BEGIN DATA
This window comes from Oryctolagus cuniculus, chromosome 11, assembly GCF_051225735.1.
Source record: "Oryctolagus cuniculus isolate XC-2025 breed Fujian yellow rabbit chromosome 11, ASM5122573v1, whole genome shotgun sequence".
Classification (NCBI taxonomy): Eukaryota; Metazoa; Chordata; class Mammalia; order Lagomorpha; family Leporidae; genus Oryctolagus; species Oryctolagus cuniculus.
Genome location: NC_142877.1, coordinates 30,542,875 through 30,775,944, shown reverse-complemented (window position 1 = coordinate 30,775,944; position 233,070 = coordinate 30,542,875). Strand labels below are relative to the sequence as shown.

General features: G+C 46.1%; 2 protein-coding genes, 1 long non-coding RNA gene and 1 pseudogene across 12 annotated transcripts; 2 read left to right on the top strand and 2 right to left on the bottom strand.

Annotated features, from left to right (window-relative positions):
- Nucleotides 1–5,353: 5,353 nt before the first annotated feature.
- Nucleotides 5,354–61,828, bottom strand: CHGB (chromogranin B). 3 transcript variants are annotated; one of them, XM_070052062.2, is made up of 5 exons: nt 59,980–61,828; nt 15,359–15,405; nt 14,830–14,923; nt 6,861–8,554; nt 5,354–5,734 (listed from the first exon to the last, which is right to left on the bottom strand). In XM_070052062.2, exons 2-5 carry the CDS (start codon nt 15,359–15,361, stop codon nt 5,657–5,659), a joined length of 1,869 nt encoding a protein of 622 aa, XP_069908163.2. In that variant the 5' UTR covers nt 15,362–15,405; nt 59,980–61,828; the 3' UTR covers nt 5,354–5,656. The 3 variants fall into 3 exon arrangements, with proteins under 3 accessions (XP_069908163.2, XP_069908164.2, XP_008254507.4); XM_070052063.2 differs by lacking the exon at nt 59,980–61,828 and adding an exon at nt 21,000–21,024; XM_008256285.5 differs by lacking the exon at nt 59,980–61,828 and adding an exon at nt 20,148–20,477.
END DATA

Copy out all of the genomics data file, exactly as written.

This window comes from Oryctolagus cuniculus, chromosome 11, assembly GCF_051225735.1.
Source record: "Oryctolagus cuniculus isolate XC-2025 breed Fujian yellow rabbit chromosome 11, ASM5122573v1, whole genome shotgun sequence".
Classification (NCBI taxonomy): Eukaryota; Metazoa; Chordata; class Mammalia; order Lagomorpha; family Leporidae; genus Oryctolagus; species Oryctolagus cuniculus.
Genome location: NC_142877.1, coordinates 30,542,875 through 30,775,944, shown reverse-complemented (window position 1 = coordinate 30,775,944; position 233,070 = coordinate 30,542,875). Strand labels below are relative to the sequence as shown.

General features: G+C 46.1%; 2 protein-coding genes, 1 long non-coding RNA gene and 1 pseudogene across 12 annotated transcripts; 2 read left to right on the top strand and 2 right to left on the bottom strand.

Annotated features, from left to right (window-relative positions):
- Nucleotides 1–5,353: 5,353 nt before the first annotated feature.
- Nucleotides 5,354–61,828, bottom strand: CHGB (chromogranin B). 3 transcript variants are annotated; one of them, XM_070052062.2, is made up of 5 exons: nt 59,980–61,828; nt 15,359–15,405; nt 14,830–14,923; nt 6,861–8,554; nt 5,354–5,734 (listed from the first exon to the last, which is right to left on the bottom strand). In XM_070052062.2, exons 2-5 carry the CDS (start codon nt 15,359–15,361, stop codon nt 5,657–5,659), a joined length of 1,869 nt encoding a protein of 622 aa, XP_069908163.2. In that variant the 5' UTR covers nt 15,362–15,405; nt 59,980–61,828; the 3' UTR covers nt 5,354–5,656. The 3 variants fall into 3 exon arrangements, with proteins under 3 accessions (XP_069908163.2, XP_069908164.2, XP_008254507.4); XM_070052063.2 differs by lacking the exon at nt 59,980–61,828 and adding an exon at nt 21,000–21,024; XM_008256285.5 differs by lacking the exon at nt 59,980–61,828 and adding an exon at nt 20,148–20,477.